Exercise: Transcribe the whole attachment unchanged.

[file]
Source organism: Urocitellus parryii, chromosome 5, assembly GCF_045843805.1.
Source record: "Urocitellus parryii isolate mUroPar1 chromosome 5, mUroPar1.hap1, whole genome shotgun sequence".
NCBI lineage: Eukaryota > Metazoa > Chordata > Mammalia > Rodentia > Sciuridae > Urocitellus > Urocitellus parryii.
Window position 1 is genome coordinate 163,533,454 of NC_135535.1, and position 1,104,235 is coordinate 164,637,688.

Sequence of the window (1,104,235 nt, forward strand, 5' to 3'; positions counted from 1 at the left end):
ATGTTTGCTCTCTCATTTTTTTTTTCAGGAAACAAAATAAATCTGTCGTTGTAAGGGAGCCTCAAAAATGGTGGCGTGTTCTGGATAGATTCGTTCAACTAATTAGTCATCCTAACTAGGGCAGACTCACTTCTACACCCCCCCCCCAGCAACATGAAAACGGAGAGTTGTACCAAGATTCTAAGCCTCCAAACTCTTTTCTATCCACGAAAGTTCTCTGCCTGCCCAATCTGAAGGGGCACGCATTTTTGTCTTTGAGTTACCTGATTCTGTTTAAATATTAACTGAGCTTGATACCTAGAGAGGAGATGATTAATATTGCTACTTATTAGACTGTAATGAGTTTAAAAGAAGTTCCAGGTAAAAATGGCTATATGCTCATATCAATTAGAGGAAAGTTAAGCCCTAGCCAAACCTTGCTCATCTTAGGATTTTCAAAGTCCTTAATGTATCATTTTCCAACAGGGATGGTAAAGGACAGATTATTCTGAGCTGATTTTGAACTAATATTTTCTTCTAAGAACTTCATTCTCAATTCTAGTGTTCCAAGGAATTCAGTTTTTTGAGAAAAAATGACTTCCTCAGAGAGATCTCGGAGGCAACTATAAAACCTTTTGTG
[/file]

Source organism: Urocitellus parryii, chromosome 5, assembly GCF_045843805.1.
Source record: "Urocitellus parryii isolate mUroPar1 chromosome 5, mUroPar1.hap1, whole genome shotgun sequence".
NCBI lineage: Eukaryota > Metazoa > Chordata > Mammalia > Rodentia > Sciuridae > Urocitellus > Urocitellus parryii.
Window position 1 is genome coordinate 163,533,454 of NC_135535.1, and position 1,104,235 is coordinate 164,637,688.

Sequence of the window (1,104,235 nt, forward strand, 5' to 3'; positions counted from 1 at the left end):
ATGTTTGCTCTCTCATTTTTTTTTTCAGGAAACAAAATAAATCTGTCGTTGTAAGGGAGCCTCAAAAATGGTGGCGTGTTCTGGATAGATTCGTTCAACTAATTAGTCATCCTAACTAGGGCAGACTCACTTCTACACCCCCCCCCCAGCAACATGAAAACGGAGAGTTGTACCAAGATTCTAAGCCTCCAAACTCTTTTCTATCCACGAAAGTTCTCTGCCTGCCCAATCTGAAGGGGCACGCATTTTTGTCTTTGAGTTACCTGATTCTGTTTAAATATTAACTGAGCTTGATACCTAGAGAGGAGATGATTAATATTGCTACTTATTAGACTGTAATGAGTTTAAAAGAAGTTCCAGGTAAAAATGGCTATATGCTCATATCAATTAGAGGAAAGTTAAGCCCTAGCCAAACCTTGCTCATCTTAGGATTTTCAAAGTCCTTAATGTATCATTTTCCAACAGGGATGGTAAAGGACAGATTATTCTGAGCTGATTTTGAACTAATATTTTCTTCTAAGAACTTCATTCTCAATTCTAGTGTTCCAAGGAATTCAGTTTTTTGAGAAAAAATGACTTCCTCAGAGAGATCTCGGAGGCAACTATAAAACCTTTTGTG